How Call of Duty: Infinite Warfare is merging real science & science fiction

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How Call of Duty: Infinite Warfare is merging real science & science fiction

Infinity Ward’s Brian Horton explains the challenges of taking Call of Duty into space

At last week’s PlayStation E3 Press Conference, Activision unveiled the latest footage of forthcoming shooter Call of Duty: Infinite Warfare. Blasting through Earth’s atmosphere, the new gameplay reveal shed some more light on developer Infinity Ward‘s bold new direction for the franchise.

We caught up with Senior Art Director and industry veteran Brian Horton after the show to learn more about how the new environment is reshaping everything, from straightforward traversal to throwing grenades.

“One thing that we wanted to do was take the Call of Duty recipe we know so well and find an opportunity to expand the mechanics and attempt some visual things we’d never done before,” said Brian of Infinite Warfare’s extra-terrestrial setting.

“So the challenges around that are: well, what does that look like?” he continued.

“So we took a tact in which we imagined a merger between NASA and the navy: you take the navy elements with the military aspects – things like battleships – and you push that into space with a NASA aesthetic and that fusion created what we think is a very plausible future.”

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Brian was keen to emphasise how important it was to go beyond straightforward science fiction tropes and create something which felt like a future reality we might one day encounter. We were keen to find out how he and team struck a balance between striving for something grounded in a convincing reality while also creating a gaming experience that was ultimately fun.

“If you get too wrapped up in what is absolutely, scientifically correct, you nerf some of the core principles of what makes a great Call of Duty game,” he says.

“You have to stretch and squash and work with the facts to get what you really want from the experience. So, we do take some licences with the science – this is a mass-market product after all, like an action movie – but we really want to make sure we’re not going into laser beams and aliens.”

“We always start with the things that we know and then we’ll start to extrapolate and ask: what are those fantasies you have about space? What can I do in a zero gravity environment, for example?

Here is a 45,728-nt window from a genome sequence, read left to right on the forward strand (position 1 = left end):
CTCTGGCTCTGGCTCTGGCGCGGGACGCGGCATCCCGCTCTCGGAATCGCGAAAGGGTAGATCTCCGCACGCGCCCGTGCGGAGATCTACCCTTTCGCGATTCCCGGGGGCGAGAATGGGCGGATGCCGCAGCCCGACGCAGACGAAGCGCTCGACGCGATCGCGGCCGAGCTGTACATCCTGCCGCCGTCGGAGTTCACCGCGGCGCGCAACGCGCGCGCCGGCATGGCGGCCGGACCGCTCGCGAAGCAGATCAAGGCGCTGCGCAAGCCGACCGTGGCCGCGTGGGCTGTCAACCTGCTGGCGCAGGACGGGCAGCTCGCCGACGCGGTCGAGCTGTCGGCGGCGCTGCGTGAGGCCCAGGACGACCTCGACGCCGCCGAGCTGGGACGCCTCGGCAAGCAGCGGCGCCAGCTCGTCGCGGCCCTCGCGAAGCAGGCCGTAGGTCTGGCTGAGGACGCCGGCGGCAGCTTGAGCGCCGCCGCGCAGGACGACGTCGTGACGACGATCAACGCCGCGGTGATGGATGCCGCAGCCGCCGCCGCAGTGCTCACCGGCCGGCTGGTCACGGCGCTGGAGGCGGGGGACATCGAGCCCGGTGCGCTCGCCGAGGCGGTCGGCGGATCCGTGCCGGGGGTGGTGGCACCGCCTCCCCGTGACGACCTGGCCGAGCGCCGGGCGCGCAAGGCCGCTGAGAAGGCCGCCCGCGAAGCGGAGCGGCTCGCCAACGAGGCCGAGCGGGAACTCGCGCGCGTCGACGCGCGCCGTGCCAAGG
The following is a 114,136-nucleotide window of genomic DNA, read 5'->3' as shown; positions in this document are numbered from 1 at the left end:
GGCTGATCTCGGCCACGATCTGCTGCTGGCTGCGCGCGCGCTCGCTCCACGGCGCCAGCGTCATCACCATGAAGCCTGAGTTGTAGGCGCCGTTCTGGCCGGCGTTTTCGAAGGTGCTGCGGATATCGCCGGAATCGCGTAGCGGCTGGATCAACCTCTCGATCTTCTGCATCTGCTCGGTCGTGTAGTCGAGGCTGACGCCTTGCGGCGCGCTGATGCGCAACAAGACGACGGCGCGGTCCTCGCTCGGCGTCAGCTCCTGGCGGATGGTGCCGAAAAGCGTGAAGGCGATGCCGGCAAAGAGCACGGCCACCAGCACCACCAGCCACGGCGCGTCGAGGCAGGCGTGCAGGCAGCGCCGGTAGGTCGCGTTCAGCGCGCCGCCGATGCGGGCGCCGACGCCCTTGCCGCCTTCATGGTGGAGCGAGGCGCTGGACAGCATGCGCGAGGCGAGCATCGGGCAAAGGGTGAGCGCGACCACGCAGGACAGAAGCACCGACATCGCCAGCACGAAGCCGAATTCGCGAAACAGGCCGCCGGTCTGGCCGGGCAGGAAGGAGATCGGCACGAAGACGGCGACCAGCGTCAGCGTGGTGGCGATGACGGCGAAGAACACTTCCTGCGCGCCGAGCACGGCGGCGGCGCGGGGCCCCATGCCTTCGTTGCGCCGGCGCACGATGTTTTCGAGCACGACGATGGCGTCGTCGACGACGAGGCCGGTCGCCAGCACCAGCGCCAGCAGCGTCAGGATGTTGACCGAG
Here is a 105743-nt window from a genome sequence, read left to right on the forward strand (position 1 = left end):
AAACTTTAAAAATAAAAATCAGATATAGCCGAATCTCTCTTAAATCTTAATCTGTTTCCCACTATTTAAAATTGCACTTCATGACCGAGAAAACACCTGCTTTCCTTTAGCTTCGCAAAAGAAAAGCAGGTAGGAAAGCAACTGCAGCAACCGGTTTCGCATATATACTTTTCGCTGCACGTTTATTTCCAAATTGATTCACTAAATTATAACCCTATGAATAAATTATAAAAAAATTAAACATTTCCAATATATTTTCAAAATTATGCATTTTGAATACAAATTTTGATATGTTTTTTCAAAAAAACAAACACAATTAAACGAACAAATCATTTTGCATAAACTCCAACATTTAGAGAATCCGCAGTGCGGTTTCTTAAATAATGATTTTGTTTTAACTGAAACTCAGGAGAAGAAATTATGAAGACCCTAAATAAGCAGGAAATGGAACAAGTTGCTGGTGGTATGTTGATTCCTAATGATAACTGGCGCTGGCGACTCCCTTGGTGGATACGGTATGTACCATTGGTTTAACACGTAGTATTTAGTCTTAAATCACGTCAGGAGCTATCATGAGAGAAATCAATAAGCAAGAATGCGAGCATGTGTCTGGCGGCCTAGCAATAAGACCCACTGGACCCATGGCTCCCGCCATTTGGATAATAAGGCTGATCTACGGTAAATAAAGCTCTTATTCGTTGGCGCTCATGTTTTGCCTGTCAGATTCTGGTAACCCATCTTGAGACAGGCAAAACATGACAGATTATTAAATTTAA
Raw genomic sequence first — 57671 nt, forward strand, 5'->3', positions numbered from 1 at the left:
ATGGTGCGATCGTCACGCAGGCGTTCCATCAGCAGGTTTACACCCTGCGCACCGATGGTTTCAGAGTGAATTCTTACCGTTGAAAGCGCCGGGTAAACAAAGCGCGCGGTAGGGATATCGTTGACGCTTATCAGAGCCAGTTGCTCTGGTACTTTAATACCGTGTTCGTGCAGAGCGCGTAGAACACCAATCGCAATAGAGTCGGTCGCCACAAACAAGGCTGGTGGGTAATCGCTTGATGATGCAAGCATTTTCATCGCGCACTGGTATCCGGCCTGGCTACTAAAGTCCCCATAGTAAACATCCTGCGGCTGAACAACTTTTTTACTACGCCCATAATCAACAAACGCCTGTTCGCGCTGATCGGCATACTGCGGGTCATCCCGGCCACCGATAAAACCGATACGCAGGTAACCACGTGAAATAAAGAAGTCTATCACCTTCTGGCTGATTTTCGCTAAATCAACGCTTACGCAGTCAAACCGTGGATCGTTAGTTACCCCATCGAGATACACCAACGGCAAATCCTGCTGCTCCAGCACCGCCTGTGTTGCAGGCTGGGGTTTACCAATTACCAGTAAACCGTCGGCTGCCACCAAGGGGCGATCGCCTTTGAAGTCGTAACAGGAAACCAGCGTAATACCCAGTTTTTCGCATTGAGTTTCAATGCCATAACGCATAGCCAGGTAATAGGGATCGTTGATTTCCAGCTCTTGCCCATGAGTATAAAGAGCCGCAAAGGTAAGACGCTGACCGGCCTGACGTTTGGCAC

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“And you start to think, zero gravity is slow to move around in, so I’m going to need something that will allow me to get through this space quickly – and that’s where the grappling hook came from.”

“I can chose a location and zip to it or I can use it to grab an enemy and pull them towards me. That grapple mechanic is – for us – pushing toward the boundary of science fiction, but you can still imagine someone engineering it.”

From there, Brian talked us through several of the weapons showcased in the trailer, including the gravity grenade, which creates anti-gravity pockets that can temporarily suspend enemies in the air. His enthusiasm for the new tech he and his team are creating is clear – once he started talking gadgets, he didn’t want to stop:

“Regular grenades can be a little challenging in zero gravity, so we created a seeker grenade. When you throw the grenade it has its own weapon propellant which zooms towards the target and blows it up. We have adapted some of those classic weapons, like grenades, for the environment.”

“We also introduced another new tool which is this little spider bot. So instead of throwing a grenade, you toss this guy out and he homes in on an enemy, attaches to them and explodes.”

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From where we’re sitting, we can hear the rumbles and explosions of the behind-closed-doors presentation being screened to journalists in the next room. We have to ask how that’s possible in space – it’s a vacuum, how do you handle sound?

“So we did some research to see if we could simulate sound in space, because in military application the absence of sound would actually be very detrimental. You need that feedback – explosions, bullets whizzing by you – to know how to react. And it matters as a player too.”

“In the game, there’s a way your suit can simulate those sounds and impacts through photons so that you have a tactical awareness of your environment. We’ve dampened the sound a little, but it’s still there to make sure the player has a good time. This is actually not science fiction either – it’s actually very plausible.”

Keeping that plausibility front and centre seems to be a core of what the team at Infinity Ward are trying to achieve. What really impressed us was the amount of time the team have put into researching realistic solutions to the challenges their new environment provides and we can’t wait to see how these will play out in the final game.

Call of Duty: Infinite War releases across all regions on 4th November – you can pre-order it from PlayStation Store now.

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